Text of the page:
Waffle Joint Blame Blamed Groupon For Closing But Didn’t Have Permits To Sell Food Anyway

Last week we heard about a waffle joint in D.C. that blamed its closure on a Groupon deal and the company’s “shocking business practices.” But a new report checked in on the restaurant and found that while that definitely could’ve been the case, the waffle spot never had the permits allowing to legally sell food in the first place.

DCist.com reviewed the D.C. Department of Consumer and Regulatory Affairs database and found that the business hadn’t received a basic business license or Certificate of Occupancy. Without that certificate specifically, the waffle spot didn’t have a “pre-operational inspection” from the D.C. Department of Health, which is required before any food establishment can open.

The DOH said it hadn’t inspected the waffle joint and had in fact, sent a cease-and-desist letter three weeks ago after inspectors received a complaint.

According to DCist, the owner gave an interview where he said the permitting process would’ve taken at least three months, but that he’d been fully prepared to complete it. Because of the Groupon snafu, however, he claims he never got the chance. He said because Groupon had delayed sending payments for the vouchers they sold to the waffle spot, they weren’t able to keep up with the costs of running the place.

“We had our knees knocked out from under us before we could complete [the whole process],” he said, adding that he never saw the cease-and-desist letter.

Was this a case of blaming the big bad wolf for the house that was already falling down, or would the restaurant have made it anyway? At this point, it’s hard to tell. But the owner said on the joint’s site that he’s already getting pressure to reopen, ostensibly with all proper permits in hand.

*Thanks for the tip, Gregory!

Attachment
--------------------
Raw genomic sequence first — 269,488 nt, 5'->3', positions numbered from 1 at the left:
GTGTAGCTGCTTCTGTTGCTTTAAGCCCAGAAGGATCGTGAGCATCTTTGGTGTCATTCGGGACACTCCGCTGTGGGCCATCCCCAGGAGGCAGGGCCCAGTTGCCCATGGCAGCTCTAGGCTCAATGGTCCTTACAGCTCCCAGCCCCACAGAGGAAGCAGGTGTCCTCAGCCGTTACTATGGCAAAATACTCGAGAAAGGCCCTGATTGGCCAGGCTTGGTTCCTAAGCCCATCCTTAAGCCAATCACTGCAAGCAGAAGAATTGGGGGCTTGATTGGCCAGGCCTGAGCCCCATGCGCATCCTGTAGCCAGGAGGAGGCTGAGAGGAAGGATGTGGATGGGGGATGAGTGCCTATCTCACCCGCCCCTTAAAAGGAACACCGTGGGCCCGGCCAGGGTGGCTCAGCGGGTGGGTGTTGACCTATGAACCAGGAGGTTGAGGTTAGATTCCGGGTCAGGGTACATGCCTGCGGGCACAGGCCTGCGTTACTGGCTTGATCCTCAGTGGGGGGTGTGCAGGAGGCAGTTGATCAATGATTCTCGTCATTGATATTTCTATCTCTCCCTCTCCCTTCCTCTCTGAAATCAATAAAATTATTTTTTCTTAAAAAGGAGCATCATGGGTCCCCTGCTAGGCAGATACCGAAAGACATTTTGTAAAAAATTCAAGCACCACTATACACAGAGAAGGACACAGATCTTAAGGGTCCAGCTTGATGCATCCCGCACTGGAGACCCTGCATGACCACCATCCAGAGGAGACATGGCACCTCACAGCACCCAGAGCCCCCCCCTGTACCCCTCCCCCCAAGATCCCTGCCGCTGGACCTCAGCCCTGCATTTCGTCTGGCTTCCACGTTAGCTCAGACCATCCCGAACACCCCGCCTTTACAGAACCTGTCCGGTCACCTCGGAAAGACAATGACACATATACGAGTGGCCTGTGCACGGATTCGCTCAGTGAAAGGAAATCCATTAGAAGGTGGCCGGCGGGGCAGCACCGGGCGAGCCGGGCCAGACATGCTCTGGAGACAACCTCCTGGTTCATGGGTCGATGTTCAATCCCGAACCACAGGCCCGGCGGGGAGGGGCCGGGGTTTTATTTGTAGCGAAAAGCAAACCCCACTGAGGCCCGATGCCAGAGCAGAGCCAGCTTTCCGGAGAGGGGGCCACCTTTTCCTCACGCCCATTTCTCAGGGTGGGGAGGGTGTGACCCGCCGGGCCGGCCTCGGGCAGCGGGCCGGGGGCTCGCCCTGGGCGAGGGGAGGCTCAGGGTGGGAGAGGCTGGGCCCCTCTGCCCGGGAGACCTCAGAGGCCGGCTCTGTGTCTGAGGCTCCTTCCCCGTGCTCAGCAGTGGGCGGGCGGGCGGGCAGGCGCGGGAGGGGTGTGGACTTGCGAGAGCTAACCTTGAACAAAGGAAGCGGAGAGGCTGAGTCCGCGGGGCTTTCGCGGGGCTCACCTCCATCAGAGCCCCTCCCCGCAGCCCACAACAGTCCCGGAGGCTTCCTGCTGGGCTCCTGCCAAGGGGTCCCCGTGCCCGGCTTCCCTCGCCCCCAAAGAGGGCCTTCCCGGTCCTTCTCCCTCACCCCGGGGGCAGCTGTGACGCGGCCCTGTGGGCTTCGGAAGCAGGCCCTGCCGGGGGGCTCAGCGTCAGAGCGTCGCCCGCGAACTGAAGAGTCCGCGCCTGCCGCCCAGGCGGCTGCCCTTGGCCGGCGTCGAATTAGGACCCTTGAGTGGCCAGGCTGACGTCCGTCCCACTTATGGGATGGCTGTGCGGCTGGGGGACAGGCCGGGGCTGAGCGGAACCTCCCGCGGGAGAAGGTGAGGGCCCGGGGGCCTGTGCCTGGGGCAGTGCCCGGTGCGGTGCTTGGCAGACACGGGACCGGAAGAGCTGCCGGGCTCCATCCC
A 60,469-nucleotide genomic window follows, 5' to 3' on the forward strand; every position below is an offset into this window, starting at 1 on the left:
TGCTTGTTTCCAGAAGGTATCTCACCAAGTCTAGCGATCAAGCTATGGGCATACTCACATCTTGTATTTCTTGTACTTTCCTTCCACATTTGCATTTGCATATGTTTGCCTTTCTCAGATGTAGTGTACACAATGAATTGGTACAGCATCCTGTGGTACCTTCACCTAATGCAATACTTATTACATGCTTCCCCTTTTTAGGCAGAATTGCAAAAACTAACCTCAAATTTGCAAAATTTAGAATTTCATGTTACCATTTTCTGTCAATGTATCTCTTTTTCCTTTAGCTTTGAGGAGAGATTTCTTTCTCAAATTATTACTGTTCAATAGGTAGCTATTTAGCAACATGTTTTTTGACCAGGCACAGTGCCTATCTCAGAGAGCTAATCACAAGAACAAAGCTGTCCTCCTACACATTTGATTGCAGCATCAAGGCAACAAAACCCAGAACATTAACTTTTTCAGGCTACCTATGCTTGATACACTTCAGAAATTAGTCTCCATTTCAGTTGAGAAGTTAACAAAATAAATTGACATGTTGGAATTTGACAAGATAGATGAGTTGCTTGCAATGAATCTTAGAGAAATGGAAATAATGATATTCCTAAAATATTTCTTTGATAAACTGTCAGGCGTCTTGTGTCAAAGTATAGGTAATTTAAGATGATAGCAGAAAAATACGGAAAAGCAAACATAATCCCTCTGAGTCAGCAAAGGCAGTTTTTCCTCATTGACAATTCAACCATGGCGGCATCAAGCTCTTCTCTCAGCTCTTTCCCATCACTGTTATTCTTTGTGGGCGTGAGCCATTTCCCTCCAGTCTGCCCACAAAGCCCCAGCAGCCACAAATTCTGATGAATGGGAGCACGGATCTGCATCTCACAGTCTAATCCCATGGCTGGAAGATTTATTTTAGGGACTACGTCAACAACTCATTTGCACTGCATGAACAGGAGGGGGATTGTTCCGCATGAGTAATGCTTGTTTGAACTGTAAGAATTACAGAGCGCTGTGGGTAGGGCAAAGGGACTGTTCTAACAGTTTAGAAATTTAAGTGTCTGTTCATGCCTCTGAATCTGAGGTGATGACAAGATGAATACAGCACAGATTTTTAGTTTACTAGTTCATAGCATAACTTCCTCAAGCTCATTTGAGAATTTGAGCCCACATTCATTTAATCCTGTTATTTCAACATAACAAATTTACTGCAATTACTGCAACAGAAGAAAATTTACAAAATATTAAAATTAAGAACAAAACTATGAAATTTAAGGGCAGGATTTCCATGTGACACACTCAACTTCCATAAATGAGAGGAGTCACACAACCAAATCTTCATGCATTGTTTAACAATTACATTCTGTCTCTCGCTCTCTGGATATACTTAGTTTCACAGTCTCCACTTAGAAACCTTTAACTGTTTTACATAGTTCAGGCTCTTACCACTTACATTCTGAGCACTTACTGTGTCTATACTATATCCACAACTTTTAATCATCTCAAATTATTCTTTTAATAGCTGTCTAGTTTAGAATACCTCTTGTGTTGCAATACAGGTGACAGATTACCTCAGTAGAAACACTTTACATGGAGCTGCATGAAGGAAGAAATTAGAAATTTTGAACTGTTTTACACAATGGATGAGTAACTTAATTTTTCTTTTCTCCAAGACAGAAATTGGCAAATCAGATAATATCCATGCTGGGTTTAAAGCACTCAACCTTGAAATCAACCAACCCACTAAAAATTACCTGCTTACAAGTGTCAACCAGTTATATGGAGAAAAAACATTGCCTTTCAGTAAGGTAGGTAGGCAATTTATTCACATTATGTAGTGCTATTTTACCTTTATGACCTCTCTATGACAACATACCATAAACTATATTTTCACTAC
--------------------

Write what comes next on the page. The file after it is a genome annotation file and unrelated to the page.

No Waffling Here: (Restaurant) Lacked Permits to Serve Food, Was Sent Cease-and-Desist Letter [DCist.com]


Edit Your Comment

  1. Mr. Fix-It is trapped in a collection of half-working appliances says:

    So… it’s Groupon’s fault they don’t have a Food Vendor’s License?

  2. Torchwood says:

    Uh, you don’t BLEEP with the health and food safety inspectors. Never, ever. Unless DC operates differently, you don’t even open unless you are inspected.

    • Shinzakura says:

      Nope, even here in the Ninth Circle of Hell (aka DC) you don’t open unless inspected first.

  3. AustinTXProgrammer says:

    It doesn’t sound like the owner of this waffle joint had the slightest clue how to start a business. You don’t just wake up and say I want to sell waffles and do so.

    You must create a business plan, get permits, etc. To me it sounds like he was going sell Groupons, collect the money, and disappear. There is no way giving away 24 waffle plates would harm a properly organized and funded business.

  4. deesee says:

    What, no love for my tip on this story? https://twitter.com/mattashburn/status/228858015783198720

  5. consumerd says:

    yeeeeeeeaaaaaaaaaaaaah, not having a permit is groupon’s fault….. yeeeeeeeaaaaaaaaaaaaah sure, I believe you.

  6. Chairman-Meow says:

    So……..let review shall we ?

    It’s the DOH’s fault ?
    Oh wait, it is Groupon’s Fault ?

    It’s everyone’s fault but meeeeee!!!!

    • 180CS says:

      Reminds me of the guy who tried to sue McDonalds for making him fat…

      • YouDidWhatNow? says:

        …so that would be, what, 75% of America?

        • HalOfBorg says:

          Except me. I made me fat. I used McD’s and BK and a bunch of other places (like grocery stores) but I blame no one but me.

          • GadgetsAlwaysFit says:

            Shhhhhh. You will ruin the plans if you accept any responsibility for your own actions or display that you are capable of independent thought.

  7. 180CS says: